“Exhuberant…Hustvedt is a fearless writer…She’s managed not to shrink the truth of women’s lives, without relinquishing love for men.”
Always incisive and interesting, Hustvedt here tells the challenging story of artist Harriet Burden, who's tired of her low profile in the art world. So she presents her work under the guise of three different male artists, each with a blockbuster solo show. Once she reveals the subterfuge, she is challenged about the final show, presumably mounted by an artist named Rune with whom Harriet had a tense and combative relationship. And now Rune is dead.
An embittered female artist plays a trick on critics that goes badly awry in Hustvedt's latest (The Summer Without Men, 2011, etc.). An "Editor's Introduction" sets up the premise: After the 1995 death of her husband, art dealer Felix Adler, Harriet Burden embarked on a project she called Maskings, in which she engaged three male artists to exhibit her work as their own, to expose the art world's sexism and to reveal "how unconscious ideas about gender, race, and celebrity influence a viewer's understanding of a given work of art." Readers of Hustvedt's essay collections (Living, Thinking, Looking, 2012, etc.) will recognize the writer's long-standing interest in questions of perception, and her searching intellect is also evident here. But as the story of Harry's life coheres--assembled from her notebooks, various pieces of journalism, and interviews with her children, the three male artists and other art-world denizens--it's the emotional content that seizes the reader. After a lifetime of being silenced by the powerful presences of her father and her husband, Harry seethes with rage, made no less consuming by the fact that she genuinely loved Felix; the nuanced depiction of their flawed marriage is one of the novel's triumphs, fair to both parties and tremendously sad. As in her previous masterpiece, What I Loved (2003), Hustvedt paints a scathing portrait of the art world, obsessed with money and the latest trend, but superb descriptions of Harry's work--installations expressing her turbulence and neediness--remind us that the beauty and power of art transcend such trivialities. If only art could heal Harry, who learns the risks of entrusting others with your own unfinished business when the third of her male "masks" refuses to play her endgame. She dies less than a year later (no spoiler; we learn this from the opening pages), and the book closes with a moving final vision of her art: "every one of those wild, nutty, sad things…alive with the spirit." Blazing indeed: not just with Harry's fury, but with agonizing compassion for all of wounded humanity.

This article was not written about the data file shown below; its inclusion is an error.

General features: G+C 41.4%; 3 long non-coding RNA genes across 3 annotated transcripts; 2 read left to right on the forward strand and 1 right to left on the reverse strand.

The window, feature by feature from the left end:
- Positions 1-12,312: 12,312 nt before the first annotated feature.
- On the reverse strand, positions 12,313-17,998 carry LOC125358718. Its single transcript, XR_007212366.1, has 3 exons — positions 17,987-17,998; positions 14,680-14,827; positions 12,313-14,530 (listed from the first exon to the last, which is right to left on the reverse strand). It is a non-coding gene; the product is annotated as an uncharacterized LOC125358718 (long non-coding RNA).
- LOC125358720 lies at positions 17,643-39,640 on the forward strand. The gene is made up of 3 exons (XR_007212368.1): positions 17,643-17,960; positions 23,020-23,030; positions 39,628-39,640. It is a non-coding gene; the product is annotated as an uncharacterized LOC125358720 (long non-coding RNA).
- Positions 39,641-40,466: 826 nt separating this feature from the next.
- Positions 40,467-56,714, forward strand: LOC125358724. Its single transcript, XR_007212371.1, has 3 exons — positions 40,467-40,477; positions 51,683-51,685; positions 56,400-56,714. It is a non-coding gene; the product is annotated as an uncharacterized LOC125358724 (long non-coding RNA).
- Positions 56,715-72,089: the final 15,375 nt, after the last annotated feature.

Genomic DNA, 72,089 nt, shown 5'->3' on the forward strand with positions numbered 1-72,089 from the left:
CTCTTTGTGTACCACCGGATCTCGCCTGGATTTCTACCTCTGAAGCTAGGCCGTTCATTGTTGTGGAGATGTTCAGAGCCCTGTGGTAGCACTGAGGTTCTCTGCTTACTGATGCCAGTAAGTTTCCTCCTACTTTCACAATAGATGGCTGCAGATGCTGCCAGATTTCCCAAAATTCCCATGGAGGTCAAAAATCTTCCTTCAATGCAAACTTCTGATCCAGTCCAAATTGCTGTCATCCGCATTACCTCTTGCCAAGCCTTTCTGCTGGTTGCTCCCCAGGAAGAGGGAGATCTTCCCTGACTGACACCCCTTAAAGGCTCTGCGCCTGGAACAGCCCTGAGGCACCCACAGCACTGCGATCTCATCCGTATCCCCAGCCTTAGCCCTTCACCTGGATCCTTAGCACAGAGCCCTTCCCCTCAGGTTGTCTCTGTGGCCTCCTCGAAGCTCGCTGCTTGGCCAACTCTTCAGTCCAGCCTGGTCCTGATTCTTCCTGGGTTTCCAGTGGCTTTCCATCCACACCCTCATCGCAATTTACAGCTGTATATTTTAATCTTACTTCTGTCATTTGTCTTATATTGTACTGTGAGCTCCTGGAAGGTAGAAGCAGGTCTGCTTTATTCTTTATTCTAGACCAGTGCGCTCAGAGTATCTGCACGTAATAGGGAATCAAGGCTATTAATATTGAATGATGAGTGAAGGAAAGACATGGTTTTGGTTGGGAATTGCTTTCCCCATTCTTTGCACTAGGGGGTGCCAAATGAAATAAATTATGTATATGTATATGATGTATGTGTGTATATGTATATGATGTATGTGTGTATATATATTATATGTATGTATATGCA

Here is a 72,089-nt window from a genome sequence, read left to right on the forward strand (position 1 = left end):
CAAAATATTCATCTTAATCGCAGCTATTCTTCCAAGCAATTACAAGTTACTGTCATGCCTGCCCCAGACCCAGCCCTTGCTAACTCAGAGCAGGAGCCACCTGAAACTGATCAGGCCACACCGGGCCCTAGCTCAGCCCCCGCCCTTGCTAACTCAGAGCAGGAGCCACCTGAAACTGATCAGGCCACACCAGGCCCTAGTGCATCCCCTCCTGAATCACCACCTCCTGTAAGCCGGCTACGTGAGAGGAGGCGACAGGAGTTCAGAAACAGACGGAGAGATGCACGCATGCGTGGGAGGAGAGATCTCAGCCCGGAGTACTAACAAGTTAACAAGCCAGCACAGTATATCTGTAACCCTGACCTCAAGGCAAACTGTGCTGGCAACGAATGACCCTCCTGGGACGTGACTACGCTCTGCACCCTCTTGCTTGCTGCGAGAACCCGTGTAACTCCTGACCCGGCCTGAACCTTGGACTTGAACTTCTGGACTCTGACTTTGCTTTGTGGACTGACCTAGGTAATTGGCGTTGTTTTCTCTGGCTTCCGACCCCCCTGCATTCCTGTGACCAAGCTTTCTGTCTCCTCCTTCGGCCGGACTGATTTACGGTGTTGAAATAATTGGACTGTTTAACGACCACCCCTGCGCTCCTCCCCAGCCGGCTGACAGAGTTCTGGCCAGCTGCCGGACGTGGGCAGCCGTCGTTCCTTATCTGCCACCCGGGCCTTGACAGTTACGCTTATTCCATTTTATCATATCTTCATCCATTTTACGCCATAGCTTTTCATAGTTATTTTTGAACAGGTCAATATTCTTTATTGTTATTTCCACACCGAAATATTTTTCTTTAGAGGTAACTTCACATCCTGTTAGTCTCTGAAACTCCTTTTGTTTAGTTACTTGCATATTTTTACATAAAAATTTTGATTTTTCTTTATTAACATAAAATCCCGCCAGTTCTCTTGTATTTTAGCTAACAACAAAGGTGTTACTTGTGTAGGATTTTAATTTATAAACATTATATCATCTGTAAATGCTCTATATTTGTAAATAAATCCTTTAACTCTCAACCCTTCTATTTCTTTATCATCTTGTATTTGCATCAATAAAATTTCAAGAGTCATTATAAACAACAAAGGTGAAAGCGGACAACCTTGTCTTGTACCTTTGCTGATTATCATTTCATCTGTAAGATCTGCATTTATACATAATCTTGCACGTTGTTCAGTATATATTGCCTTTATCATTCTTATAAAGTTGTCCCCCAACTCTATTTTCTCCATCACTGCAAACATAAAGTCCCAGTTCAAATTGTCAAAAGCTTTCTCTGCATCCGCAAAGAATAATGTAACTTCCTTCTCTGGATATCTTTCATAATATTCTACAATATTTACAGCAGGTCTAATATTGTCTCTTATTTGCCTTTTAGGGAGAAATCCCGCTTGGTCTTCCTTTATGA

- Simon & Schuster
- Publication date:
- Edition description:
- Sales rank:
- Product dimensions:
- 5.40(w) x 8.30(h) x 1.00(d)
Meet the Author
Siri Hustvedt has a PhD in English literature from Columbia University and is the internationally acclaimed author of five novels, and a growing body of nonfiction. In 2012 she was the recipient of the Gabarron International Award for Thought and Humanities. She lives in Brooklyn.
- New York, New York
- Date of Birth:
- February 19, 1955
- Place of Birth:
- Northfield, Minnesota
- B.A. in history, St. Olaf College; Ph.D. in English, Columbia University
and post it to your social network